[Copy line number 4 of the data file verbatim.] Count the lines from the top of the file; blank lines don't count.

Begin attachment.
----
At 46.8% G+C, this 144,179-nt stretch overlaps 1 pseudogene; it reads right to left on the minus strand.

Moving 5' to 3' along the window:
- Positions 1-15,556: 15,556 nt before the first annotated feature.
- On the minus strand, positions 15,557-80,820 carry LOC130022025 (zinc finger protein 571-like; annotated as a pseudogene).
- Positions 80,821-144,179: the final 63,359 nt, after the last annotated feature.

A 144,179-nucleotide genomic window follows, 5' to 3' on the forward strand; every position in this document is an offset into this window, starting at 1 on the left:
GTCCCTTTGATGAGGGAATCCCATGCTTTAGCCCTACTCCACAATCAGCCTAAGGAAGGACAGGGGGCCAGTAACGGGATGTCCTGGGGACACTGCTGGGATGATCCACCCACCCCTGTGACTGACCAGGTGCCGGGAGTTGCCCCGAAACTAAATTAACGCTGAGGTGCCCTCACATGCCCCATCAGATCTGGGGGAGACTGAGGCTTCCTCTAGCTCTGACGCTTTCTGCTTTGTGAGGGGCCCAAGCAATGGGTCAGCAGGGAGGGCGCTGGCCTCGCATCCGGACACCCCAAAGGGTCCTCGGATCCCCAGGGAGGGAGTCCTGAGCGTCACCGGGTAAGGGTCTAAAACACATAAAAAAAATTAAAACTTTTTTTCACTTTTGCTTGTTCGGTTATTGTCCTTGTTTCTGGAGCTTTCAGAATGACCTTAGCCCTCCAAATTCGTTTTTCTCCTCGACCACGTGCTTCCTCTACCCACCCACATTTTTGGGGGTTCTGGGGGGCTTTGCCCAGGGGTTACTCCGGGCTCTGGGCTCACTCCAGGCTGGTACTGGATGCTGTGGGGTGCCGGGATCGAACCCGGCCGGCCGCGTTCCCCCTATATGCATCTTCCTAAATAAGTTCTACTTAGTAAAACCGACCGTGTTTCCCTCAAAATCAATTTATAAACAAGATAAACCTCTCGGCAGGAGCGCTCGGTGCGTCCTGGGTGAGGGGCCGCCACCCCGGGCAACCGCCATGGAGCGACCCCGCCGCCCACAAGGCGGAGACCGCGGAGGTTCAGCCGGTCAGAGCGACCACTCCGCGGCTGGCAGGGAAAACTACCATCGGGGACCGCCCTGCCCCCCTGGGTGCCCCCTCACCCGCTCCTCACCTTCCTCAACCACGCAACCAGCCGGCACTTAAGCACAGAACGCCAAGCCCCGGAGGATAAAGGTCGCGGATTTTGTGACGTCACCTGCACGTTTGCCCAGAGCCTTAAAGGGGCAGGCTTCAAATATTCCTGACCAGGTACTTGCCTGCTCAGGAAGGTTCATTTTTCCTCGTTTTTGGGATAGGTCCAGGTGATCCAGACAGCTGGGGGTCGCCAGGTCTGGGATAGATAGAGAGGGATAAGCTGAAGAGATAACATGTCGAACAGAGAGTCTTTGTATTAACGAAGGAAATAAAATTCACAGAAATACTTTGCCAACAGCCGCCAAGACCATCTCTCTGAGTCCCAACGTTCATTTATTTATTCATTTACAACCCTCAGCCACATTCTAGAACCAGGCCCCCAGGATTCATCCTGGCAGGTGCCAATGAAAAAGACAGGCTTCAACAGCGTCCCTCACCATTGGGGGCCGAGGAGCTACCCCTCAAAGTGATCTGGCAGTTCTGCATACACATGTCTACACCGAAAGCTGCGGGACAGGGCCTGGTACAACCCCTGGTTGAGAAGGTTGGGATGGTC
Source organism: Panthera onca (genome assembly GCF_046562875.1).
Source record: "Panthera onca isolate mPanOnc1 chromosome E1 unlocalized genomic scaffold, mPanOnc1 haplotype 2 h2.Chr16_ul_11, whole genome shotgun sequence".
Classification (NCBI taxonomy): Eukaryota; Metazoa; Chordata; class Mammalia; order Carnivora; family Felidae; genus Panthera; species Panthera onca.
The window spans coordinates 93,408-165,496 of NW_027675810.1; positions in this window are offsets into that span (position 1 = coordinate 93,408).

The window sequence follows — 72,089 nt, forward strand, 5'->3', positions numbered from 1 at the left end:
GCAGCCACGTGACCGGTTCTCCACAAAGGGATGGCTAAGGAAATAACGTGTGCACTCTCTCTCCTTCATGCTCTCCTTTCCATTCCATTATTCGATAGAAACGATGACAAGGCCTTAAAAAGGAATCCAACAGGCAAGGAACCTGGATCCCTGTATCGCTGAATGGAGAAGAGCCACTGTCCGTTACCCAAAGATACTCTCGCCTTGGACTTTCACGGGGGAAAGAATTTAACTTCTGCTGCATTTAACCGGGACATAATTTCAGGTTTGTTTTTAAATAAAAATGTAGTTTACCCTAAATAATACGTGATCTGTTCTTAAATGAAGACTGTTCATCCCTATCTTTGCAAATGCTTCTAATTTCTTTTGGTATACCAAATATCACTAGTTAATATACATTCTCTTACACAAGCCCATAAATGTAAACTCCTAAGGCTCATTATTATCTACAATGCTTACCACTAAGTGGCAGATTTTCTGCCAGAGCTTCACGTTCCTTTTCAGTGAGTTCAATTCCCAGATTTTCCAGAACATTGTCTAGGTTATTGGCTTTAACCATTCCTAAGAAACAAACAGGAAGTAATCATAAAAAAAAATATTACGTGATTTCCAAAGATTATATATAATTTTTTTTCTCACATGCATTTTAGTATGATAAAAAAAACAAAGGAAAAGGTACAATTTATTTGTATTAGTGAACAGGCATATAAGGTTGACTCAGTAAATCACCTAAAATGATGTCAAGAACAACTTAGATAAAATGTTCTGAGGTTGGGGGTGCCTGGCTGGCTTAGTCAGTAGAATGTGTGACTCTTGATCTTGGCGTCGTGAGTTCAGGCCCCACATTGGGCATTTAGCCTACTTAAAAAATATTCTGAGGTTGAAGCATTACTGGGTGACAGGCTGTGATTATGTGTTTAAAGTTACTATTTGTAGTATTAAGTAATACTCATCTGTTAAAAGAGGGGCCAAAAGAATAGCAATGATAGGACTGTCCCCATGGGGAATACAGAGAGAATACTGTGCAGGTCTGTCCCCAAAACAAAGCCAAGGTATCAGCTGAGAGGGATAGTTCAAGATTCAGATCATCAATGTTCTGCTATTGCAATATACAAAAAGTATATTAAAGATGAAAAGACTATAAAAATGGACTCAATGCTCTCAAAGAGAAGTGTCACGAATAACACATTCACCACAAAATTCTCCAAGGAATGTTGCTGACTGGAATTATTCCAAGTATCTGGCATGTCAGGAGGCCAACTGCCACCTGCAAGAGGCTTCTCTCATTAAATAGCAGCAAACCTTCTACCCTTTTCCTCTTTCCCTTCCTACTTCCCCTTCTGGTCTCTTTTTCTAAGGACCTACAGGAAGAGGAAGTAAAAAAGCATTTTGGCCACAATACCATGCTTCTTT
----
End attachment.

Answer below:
- On the minus strand, positions 15,557-80,820 carry LOC130022025 (zinc finger protein 571-like; annotated as a pseudogene).